The notion of law firm partnering with in-house counsel was put under the microscope recently during the latest stop in Martindale-Hubbell's 2002 Counsel To Counsel series, a global initiative in which senior corporate counsel are invited to discuss best practices in delivering corporate legal services.
The session was held in Chicago on April 17, 2002, and was attended by 17 high-level corporate counsel from national and international companies, along with six senior partners at major law firms. Jonathan Hattenbach, director of commercial contracts at Motorola, and Noel Elfant, associate general counsel at Philip Services Corp., co-chaired the Martindale-Hubbell forum and were joined by in-house counsel from Bayer, McDonald's, Medtronic, Microsoft and several other companies. The event was co-hosted by the law firms of Eversheds, Kirkland & Ellis and Winston & Strawn.
Five major themes emerged at the Counsel To Counsel forum:
1. Corporate law departments are using fewer outside law firms, but forming closer relationships with those selected firms.
Several of the corporate counsel participants agreed that a fundamental principle for more effective law firm partnering is convergence. One in-house attorney from an international telecommunications company explained that his department conducted an exhaustive analysis of their needs and settled on a short list of 34 outside law firms with whom they are nurturing closer relations. The assistant general counsel from a major medical devices company commented that her company is emphasizing longer and more stable relationships with a shorter list of outside law firms, and the chief patent counsel for a leading process licensor in the petroleum industry said that it's important for in-house counsel to invest in the cultivation of relationships with their preferred firms.
2. Successful partnering requires the use of objective metrics in order to quantify the performance of outside law firms.
The associate general counsel for an international industrial engineering company introduced this point with a simple observation: Corporate executives and board members like to measure every aspect of the business, thus they don't see the legal function as any different. A senior corporate attorney for a global software company explained that her legal department actually takes this premise to the point of establishing clear metrics that measure litigation return on investment (ROI), transaction performance based on fees, and other proprietary criteria. These metrics are used to create rankings of law firms and then become a tool for the legal department to use in selecting firms for future assignments. Other participants agreed that clear performance measures should be put in place for outside law firms and that in-house counsel must meet with their law firm partners on a regular basis to review the results.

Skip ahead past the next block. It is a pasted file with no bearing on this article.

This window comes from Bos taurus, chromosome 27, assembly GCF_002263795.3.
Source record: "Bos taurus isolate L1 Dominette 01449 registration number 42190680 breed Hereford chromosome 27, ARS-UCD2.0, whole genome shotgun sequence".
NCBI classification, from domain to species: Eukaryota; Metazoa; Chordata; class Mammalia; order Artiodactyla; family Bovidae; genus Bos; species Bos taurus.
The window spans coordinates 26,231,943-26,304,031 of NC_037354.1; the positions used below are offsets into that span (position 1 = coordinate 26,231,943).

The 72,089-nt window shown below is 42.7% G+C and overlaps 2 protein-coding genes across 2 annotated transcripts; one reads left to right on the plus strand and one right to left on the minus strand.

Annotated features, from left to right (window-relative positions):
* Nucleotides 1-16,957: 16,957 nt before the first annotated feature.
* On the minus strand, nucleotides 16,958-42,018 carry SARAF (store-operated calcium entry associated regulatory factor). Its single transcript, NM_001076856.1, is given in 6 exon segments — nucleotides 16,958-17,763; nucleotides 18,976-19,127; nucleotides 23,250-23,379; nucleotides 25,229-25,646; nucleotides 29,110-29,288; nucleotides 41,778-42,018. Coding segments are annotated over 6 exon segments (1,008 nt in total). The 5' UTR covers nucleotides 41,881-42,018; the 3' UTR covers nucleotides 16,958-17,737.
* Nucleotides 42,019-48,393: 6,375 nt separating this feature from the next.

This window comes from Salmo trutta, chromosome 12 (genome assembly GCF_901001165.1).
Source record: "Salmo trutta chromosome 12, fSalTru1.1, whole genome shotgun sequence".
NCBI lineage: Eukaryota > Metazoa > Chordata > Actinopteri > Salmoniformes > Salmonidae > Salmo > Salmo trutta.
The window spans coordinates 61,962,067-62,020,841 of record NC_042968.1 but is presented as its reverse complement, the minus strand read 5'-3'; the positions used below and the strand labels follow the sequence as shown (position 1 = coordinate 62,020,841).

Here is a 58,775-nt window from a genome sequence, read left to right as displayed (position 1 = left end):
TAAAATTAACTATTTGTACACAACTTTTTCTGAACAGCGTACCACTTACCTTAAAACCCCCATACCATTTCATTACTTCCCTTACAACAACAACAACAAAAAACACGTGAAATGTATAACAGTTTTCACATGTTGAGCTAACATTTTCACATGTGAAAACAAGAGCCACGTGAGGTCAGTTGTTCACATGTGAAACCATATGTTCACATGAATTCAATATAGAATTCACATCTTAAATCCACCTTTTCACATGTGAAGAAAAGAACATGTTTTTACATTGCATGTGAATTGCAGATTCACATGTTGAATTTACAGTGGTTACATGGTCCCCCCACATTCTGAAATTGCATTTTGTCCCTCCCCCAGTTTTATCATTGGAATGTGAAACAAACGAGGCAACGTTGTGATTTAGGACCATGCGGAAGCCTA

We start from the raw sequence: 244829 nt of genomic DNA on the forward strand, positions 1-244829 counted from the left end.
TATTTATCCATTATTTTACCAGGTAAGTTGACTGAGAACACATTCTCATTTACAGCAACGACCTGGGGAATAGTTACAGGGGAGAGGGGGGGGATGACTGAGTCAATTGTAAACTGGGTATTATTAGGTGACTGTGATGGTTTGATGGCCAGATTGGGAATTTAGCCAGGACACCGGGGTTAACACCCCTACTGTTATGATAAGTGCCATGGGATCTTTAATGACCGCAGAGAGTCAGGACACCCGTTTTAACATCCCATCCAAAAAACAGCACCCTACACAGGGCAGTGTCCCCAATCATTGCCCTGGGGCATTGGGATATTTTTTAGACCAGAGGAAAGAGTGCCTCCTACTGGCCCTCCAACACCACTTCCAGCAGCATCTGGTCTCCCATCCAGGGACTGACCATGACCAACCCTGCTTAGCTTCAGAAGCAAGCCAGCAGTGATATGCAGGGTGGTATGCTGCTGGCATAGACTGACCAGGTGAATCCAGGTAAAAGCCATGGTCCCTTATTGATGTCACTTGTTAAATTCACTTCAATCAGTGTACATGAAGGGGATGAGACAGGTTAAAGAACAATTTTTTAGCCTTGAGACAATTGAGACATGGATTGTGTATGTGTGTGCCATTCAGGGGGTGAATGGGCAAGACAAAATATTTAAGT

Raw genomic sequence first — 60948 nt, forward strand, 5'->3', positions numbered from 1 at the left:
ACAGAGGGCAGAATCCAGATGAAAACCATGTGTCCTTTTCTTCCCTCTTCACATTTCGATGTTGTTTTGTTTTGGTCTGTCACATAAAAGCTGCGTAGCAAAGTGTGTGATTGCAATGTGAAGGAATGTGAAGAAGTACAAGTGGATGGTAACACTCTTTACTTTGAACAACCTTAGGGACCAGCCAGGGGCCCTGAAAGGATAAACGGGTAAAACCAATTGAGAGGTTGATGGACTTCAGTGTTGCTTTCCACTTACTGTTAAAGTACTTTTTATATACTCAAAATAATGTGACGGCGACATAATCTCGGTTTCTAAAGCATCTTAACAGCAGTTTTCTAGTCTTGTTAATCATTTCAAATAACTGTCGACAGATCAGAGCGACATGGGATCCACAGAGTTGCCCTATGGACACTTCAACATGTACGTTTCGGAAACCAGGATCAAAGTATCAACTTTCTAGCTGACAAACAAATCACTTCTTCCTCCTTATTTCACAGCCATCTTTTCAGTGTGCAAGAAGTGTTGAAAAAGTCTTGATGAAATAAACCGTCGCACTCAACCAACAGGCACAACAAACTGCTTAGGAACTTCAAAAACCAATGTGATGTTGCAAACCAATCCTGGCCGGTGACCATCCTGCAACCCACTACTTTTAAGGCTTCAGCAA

3. Outside law firms that provide legal services for the best value should be rewarded with referrals and more work.
Some of the participants commented that their companies are inclined to establish incentive compensation arrangements for their law firms, but the prevailing viewpoint was that the ultimate reward for good work is to refer more work to that firm. A managing claims attorney for one of the largest insurance companies in the U.S. explained that the law firms that are most budget-conscious about their assignments will be rewarded by the company with more future assignments. Another in-house counsel participant described the "power of law firm business referrals" to other work for his company, as well as referrals to other corporate clients.